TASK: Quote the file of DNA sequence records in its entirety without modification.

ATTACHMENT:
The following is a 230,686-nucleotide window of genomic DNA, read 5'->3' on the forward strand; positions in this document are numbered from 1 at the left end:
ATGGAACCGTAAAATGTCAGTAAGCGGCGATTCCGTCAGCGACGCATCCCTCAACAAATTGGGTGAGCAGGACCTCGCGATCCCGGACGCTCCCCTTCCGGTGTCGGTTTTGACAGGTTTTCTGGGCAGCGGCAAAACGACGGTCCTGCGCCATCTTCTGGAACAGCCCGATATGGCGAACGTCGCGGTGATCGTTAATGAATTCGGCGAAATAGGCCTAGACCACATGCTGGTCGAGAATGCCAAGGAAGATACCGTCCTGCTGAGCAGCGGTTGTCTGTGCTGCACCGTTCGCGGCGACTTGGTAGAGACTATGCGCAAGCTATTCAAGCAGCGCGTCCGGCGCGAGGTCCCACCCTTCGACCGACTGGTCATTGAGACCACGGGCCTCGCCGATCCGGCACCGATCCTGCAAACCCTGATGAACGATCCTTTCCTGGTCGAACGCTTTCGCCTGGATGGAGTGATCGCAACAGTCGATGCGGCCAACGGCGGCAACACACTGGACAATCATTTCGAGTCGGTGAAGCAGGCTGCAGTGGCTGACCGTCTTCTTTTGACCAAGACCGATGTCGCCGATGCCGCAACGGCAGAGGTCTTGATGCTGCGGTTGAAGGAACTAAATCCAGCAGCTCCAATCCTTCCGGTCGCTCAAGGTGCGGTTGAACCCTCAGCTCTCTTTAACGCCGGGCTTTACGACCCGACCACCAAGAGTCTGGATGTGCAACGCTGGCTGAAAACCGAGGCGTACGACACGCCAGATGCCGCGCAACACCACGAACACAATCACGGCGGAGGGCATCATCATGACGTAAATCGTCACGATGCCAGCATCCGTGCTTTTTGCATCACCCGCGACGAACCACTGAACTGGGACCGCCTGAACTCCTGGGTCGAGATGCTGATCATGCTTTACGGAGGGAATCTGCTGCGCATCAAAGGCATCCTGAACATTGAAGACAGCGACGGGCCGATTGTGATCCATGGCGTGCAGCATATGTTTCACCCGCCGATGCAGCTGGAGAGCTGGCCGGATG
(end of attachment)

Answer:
The following is a 230,686-nucleotide window of genomic DNA, read 5'->3' on the forward strand; positions in this document are numbered from 1 at the left end:
ATGGAACCGTAAAATGTCAGTAAGCGGCGATTCCGTCAGCGACGCATCCCTCAACAAATTGGGTGAGCAGGACCTCGCGATCCCGGACGCTCCCCTTCCGGTGTCGGTTTTGACAGGTTTTCTGGGCAGCGGCAAAACGACGGTCCTGCGCCATCTTCTGGAACAGCCCGATATGGCGAACGTCGCGGTGATCGTTAATGAATTCGGCGAAATAGGCCTAGACCACATGCTGGTCGAGAATGCCAAGGAAGATACCGTCCTGCTGAGCAGCGGTTGTCTGTGCTGCACCGTTCGCGGCGACTTGGTAGAGACTATGCGCAAGCTATTCAAGCAGCGCGTCCGGCGCGAGGTCCCACCCTTCGACCGACTGGTCATTGAGACCACGGGCCTCGCCGATCCGGCACCGATCCTGCAAACCCTGATGAACGATCCTTTCCTGGTCGAACGCTTTCGCCTGGATGGAGTGATCGCAACAGTCGATGCGGCCAACGGCGGCAACACACTGGACAATCATTTCGAGTCGGTGAAGCAGGCTGCAGTGGCTGACCGTCTTCTTTTGACCAAGACCGATGTCGCCGATGCCGCAACGGCAGAGGTCTTGATGCTGCGGTTGAAGGAACTAAATCCAGCAGCTCCAATCCTTCCGGTCGCTCAAGGTGCGGTTGAACCCTCAGCTCTCTTTAACGCCGGGCTTTACGACCCGACCACCAAGAGTCTGGATGTGCAACGCTGGCTGAAAACCGAGGCGTACGACACGCCAGATGCCGCGCAACACCACGAACACAATCACGGCGGAGGGCATCATCATGACGTAAATCGTCACGATGCCAGCATCCGTGCTTTTTGCATCACCCGCGACGAACCACTGAACTGGGACCGCCTGAACTCCTGGGTCGAGATGCTGATCATGCTTTACGGAGGGAATCTGCTGCGCATCAAAGGCATCCTGAACATTGAAGACAGCGACGGGCCGATTGTGATCCATGGCGTGCAGCATATGTTTCACCCGCCGATGCAGCTGGAGAGCTGGCCGGATG